Western Star, Issue 1780, 8 July 1893
Officer in the Aparima Masonic Lodge No. 77
Western Star, Issue 1905, 18 April 1894
Two men named John Pattison and Alexander Beattson* were killed at Orepuki on Tuesday afternoon by a fall of earth from the face of Treseder's sluicing claim, beyond the river Waiau. Pattison is the son of a well known Riverton hotelkeeper, recently deceased.
Mataura Ensign, Issue 573, 20 April 1899
*death register transcribed as Alexander Bealson aged 40 year reg. no. 1899/3510
Quite a gloom has been cast over the district by the pitiful accident at West Waiau on Tuesday. Two men in the full rigor of manhood were, without a moment’s warning, crushed to death in their tail race. Their names were John Pattison, son of the popular hostess of the Globe Hotel, Riverton, and Alexander Beatson, at one time a State farmer at Papatotara, West Waiau, a man, as far as is known, without any relations in the Colony. An inquest was held in the Commercial Hotel, Hirstfield, Mr W. P. Mirrielees, J. P., presiding, and a jury of six, of whom Mr T. Millar was foreman. Only two witnesses were examined, but although others were expected and did not roll up owing to the difficulty in crossing the Waiau, the jury considered the case to be one of accidental death, and returned a verdict accordingly. Cases like this should emphasise the necessity for something being done to ensure easier and safer communication between outlying districts and cities. Had those men been only severely hurt what could have been done for them, or what must they have suffered before surgical aid could have reached them?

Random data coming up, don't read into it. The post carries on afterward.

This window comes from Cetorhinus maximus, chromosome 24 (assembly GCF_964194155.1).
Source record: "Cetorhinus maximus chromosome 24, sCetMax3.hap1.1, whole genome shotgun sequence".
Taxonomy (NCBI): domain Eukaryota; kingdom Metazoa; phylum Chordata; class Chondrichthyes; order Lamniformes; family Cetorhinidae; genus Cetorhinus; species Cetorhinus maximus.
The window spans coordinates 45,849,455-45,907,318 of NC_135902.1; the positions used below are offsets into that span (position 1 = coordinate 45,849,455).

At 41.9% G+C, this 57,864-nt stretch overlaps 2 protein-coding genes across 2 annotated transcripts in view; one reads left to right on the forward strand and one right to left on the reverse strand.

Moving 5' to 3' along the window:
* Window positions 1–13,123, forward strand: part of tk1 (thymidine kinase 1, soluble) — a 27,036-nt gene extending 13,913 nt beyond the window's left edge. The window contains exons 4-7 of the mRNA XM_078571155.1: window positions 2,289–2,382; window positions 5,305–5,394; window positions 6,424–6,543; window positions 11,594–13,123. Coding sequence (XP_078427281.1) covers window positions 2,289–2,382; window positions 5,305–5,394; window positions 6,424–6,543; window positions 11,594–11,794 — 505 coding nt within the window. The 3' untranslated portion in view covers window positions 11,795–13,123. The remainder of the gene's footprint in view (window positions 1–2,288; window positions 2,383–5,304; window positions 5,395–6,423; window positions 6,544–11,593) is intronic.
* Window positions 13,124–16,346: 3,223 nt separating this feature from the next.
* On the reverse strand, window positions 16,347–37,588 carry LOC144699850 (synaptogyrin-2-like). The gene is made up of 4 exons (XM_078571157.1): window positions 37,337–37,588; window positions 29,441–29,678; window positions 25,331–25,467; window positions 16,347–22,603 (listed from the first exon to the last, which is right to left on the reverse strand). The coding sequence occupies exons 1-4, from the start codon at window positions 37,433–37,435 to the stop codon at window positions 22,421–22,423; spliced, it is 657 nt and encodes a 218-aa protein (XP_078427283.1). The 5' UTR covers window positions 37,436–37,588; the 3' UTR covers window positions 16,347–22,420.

Southern Cross, Volume 7, Issue 4, 22 April 1899
John Pattison died 21 January 1899 at his residence, Globe Hotel, Riverton, buried Riverton Cemetery.
Obituary. — Mr John Pattison, of the Globe Hotel, Riverton, died at his residence there on Saturday last. Deceased was 76 years of age, an old colonist, and resident of the Western district. He was a native of Burntisland, Fifeshire, and took early to seamanship. In 1851 he said good-bye to the water, and spent the next eight years or so goldmining in Victoria. He then moved to New Zealand and made his home on the Aparimi. He tried digging at Tuapeka for a while, then at Orepuki, and after that took to farming above the Narrows, on the Pourakino.
Twenty years ago he took the Globe Hotel, and remained there till his decease. His widow and eight children — four sons and four daughters — constitute the family left. The funeral takes place to-day, and will be accompanied with Masonic honours.
Southland Times, Issue 14255, 25 January 1899
There passed away on Sunday, at Riverton, a very old identity in the person of Mrs Pattison, widow of the late Mr. J. Pattison, so well known to all old settler of Wallace. Mrs Pattison had been in delicate health for some time. The remains were interred in the Riverton Cemetery to-day.
Otautau Standard and Wallace County Chronicle, Volume III, Issue 135, 3 December 1907